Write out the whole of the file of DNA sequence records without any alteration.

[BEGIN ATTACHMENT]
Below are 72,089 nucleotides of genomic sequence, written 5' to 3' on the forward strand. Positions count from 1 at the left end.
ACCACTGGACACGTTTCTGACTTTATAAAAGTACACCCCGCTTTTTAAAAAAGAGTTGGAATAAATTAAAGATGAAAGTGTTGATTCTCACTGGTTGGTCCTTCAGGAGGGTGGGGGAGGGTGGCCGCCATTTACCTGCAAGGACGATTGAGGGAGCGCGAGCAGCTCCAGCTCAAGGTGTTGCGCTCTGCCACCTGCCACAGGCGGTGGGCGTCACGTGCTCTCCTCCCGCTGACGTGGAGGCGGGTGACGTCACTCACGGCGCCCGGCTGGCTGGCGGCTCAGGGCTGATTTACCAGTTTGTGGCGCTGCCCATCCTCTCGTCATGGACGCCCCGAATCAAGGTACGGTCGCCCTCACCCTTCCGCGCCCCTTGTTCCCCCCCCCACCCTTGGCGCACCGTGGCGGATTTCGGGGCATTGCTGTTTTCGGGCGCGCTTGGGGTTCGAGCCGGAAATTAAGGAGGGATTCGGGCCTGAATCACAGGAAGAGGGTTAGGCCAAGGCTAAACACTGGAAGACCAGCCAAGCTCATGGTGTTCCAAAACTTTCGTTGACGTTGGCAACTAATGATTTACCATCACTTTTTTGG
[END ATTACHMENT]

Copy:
Below are 72,089 nucleotides of genomic sequence, written 5' to 3' on the forward strand. Positions count from 1 at the left end.
ACCACTGGACACGTTTCTGACTTTATAAAAGTACACCCCGCTTTTTAAAAAAGAGTTGGAATAAATTAAAGATGAAAGTGTTGATTCTCACTGGTTGGTCCTTCAGGAGGGTGGGGGAGGGTGGCCGCCATTTACCTGCAAGGACGATTGAGGGAGCGCGAGCAGCTCCAGCTCAAGGTGTTGCGCTCTGCCACCTGCCACAGGCGGTGGGCGTCACGTGCTCTCCTCCCGCTGACGTGGAGGCGGGTGACGTCACTCACGGCGCCCGGCTGGCTGGCGGCTCAGGGCTGATTTACCAGTTTGTGGCGCTGCCCATCCTCTCGTCATGGACGCCCCGAATCAAGGTACGGTCGCCCTCACCCTTCCGCGCCCCTTGTTCCCCCCCCCACCCTTGGCGCACCGTGGCGGATTTCGGGGCATTGCTGTTTTCGGGCGCGCTTGGGGTTCGAGCCGGAAATTAAGGAGGGATTCGGGCCTGAATCACAGGAAGAGGGTTAGGCCAAGGCTAAACACTGGAAGACCAGCCAAGCTCATGGTGTTCCAAAACTTTCGTTGACGTTGGCAACTAATGATTTACCATCACTTTTTTGG